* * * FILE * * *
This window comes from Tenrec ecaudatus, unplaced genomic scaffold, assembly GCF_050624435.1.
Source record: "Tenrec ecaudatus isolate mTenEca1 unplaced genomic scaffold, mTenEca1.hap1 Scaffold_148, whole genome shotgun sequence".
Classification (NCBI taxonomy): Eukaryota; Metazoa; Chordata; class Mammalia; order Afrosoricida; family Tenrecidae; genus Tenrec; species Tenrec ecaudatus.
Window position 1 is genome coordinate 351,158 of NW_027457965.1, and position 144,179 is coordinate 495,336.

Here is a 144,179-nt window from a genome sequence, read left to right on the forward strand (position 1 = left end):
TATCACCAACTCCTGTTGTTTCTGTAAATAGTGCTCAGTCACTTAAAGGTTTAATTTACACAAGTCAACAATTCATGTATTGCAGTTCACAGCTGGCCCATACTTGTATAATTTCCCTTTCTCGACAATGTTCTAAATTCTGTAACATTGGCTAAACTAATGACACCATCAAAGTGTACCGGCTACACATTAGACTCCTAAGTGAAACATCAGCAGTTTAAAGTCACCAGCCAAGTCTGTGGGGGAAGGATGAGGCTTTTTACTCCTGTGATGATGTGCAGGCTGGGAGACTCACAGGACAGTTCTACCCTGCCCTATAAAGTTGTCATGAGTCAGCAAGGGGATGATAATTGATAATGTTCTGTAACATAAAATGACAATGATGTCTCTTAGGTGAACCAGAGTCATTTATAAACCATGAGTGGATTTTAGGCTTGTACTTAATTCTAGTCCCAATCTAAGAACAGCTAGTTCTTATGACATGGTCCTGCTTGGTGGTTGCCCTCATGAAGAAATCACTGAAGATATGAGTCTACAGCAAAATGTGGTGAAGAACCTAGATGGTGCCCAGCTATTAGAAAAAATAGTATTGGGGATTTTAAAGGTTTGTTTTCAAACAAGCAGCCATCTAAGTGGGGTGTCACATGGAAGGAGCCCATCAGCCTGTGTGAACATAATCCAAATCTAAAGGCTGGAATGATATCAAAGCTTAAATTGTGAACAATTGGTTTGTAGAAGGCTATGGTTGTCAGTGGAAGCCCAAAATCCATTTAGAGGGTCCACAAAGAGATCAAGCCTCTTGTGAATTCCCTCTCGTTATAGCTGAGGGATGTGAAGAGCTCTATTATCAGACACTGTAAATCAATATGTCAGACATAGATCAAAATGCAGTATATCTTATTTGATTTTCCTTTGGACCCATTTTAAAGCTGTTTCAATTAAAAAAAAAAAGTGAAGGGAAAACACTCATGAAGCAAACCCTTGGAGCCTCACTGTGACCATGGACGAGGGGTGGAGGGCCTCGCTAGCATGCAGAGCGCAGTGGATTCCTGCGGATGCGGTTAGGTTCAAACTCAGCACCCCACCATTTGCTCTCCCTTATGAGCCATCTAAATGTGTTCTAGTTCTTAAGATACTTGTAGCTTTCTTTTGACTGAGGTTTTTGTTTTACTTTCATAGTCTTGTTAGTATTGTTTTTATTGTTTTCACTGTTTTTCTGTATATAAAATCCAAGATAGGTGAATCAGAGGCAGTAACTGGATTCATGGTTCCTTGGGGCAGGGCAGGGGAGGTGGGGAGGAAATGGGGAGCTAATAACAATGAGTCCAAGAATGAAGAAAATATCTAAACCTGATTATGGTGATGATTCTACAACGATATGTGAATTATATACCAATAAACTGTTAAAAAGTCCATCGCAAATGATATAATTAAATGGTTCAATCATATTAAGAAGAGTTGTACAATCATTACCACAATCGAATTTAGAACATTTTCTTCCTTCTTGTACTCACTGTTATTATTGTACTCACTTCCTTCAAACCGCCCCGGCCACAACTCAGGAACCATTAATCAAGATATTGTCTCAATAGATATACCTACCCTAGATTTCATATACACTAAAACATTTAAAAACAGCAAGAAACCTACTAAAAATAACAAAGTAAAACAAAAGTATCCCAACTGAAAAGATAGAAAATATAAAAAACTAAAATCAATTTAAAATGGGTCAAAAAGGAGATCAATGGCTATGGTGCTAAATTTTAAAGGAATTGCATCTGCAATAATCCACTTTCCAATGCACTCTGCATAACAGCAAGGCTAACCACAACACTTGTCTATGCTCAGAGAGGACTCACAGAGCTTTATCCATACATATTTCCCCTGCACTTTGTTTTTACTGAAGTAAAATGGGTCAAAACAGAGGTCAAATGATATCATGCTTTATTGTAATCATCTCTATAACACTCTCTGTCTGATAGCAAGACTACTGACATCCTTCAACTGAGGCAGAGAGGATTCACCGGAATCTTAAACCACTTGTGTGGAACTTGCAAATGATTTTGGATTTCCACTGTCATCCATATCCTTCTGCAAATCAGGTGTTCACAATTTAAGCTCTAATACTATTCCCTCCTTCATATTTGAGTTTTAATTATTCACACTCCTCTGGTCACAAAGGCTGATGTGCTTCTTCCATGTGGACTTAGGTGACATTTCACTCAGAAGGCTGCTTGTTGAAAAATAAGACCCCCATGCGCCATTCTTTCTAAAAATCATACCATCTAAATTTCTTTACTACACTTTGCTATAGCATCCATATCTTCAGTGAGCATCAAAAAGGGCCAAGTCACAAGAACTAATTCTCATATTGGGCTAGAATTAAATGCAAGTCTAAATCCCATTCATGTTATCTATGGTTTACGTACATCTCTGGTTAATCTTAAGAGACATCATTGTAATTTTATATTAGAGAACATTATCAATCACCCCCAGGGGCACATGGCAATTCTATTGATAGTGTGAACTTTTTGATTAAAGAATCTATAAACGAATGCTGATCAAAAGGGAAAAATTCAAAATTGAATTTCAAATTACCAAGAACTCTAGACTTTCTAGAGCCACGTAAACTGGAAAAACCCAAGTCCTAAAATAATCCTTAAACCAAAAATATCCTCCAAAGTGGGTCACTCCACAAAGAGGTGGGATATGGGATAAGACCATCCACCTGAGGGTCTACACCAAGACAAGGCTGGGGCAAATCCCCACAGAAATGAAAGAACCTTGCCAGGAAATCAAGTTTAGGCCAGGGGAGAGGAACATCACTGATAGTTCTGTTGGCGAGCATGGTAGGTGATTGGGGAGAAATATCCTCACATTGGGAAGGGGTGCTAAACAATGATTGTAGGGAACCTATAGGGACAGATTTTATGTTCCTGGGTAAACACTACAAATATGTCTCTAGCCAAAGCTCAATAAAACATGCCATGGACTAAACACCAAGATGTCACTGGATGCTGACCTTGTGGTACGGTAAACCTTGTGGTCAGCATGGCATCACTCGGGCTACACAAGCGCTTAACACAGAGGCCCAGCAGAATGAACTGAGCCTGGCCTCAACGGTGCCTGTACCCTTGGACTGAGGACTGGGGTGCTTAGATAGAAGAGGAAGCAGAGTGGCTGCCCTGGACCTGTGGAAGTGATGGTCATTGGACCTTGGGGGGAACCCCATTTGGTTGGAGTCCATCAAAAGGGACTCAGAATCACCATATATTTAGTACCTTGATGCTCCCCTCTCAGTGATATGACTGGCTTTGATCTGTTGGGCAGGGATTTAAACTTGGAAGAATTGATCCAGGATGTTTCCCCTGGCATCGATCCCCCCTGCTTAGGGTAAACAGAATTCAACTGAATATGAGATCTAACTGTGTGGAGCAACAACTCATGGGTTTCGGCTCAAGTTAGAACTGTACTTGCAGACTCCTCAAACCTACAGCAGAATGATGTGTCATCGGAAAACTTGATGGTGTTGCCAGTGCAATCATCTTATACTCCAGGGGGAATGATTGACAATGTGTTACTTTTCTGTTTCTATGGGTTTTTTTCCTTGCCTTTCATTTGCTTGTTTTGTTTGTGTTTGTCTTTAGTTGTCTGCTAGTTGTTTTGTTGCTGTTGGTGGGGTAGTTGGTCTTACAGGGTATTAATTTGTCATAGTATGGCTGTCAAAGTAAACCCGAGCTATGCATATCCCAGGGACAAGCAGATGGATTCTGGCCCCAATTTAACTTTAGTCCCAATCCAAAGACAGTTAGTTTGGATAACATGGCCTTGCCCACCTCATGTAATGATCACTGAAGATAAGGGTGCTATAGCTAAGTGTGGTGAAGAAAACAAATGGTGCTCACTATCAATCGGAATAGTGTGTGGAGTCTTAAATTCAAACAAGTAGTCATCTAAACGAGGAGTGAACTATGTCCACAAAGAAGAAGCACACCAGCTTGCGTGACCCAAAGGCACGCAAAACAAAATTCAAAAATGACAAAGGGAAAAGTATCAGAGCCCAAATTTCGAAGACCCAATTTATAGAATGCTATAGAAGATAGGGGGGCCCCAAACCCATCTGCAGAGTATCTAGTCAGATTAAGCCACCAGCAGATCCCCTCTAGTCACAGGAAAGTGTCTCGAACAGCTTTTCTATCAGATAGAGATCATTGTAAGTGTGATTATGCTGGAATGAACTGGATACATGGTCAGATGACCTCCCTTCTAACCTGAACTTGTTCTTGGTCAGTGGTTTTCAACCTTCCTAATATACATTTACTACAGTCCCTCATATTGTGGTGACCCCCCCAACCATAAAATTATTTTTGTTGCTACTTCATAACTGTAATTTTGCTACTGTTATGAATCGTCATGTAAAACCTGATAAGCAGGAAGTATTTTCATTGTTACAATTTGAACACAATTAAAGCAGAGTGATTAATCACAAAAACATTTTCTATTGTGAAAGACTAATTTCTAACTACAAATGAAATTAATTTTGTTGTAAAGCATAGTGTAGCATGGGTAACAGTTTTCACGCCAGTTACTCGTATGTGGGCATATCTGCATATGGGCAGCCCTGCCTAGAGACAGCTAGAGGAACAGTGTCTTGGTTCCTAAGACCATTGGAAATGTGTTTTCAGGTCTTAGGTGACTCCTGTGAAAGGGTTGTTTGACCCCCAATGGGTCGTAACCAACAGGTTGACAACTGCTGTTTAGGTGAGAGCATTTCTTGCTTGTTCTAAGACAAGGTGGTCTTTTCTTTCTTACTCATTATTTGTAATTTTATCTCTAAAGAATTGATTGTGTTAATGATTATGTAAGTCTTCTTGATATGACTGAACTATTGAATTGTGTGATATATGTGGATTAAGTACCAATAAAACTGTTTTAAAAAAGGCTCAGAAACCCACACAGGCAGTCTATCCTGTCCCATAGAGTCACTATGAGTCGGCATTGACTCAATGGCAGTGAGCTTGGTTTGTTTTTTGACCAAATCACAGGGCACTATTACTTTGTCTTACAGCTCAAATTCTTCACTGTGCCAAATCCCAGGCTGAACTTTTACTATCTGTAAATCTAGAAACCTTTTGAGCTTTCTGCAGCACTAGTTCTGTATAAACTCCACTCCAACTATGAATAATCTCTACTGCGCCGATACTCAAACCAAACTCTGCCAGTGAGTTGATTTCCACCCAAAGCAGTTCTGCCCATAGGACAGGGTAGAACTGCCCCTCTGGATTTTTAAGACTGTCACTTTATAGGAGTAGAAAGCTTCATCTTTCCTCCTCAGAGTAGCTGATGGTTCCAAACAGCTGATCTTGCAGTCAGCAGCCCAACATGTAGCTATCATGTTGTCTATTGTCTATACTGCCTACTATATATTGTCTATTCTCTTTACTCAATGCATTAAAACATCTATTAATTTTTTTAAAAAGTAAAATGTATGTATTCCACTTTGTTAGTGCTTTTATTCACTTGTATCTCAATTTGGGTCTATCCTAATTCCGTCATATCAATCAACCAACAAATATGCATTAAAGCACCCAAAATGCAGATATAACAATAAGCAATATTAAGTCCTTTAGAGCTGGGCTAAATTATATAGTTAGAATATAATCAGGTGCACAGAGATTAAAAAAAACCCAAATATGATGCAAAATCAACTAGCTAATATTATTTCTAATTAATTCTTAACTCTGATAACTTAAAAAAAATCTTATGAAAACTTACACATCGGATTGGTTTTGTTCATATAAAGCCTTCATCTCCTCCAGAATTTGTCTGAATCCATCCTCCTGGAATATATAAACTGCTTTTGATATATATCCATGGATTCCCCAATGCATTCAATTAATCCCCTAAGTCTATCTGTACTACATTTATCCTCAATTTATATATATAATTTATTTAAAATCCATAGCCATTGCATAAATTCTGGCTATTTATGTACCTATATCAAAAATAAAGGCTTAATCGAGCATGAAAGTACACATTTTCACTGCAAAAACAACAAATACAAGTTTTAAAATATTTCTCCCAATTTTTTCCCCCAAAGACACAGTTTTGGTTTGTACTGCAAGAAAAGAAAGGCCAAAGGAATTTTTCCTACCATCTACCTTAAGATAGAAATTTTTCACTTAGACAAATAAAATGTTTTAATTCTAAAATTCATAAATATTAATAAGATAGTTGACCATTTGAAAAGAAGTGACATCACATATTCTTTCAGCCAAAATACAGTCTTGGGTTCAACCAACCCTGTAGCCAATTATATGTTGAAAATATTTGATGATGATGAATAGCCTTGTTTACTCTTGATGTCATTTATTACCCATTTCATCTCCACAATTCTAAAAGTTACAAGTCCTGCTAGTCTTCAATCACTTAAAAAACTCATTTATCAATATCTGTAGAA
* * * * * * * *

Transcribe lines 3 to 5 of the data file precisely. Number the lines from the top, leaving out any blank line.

Classification (NCBI taxonomy): Eukaryota; Metazoa; Chordata; class Mammalia; order Afrosoricida; family Tenrecidae; genus Tenrec; species Tenrec ecaudatus.
Window position 1 is genome coordinate 351,158 of NW_027457965.1, and position 144,179 is coordinate 495,336.

Here is a 144,179-nt window from a genome sequence, read left to right on the forward strand (position 1 = left end):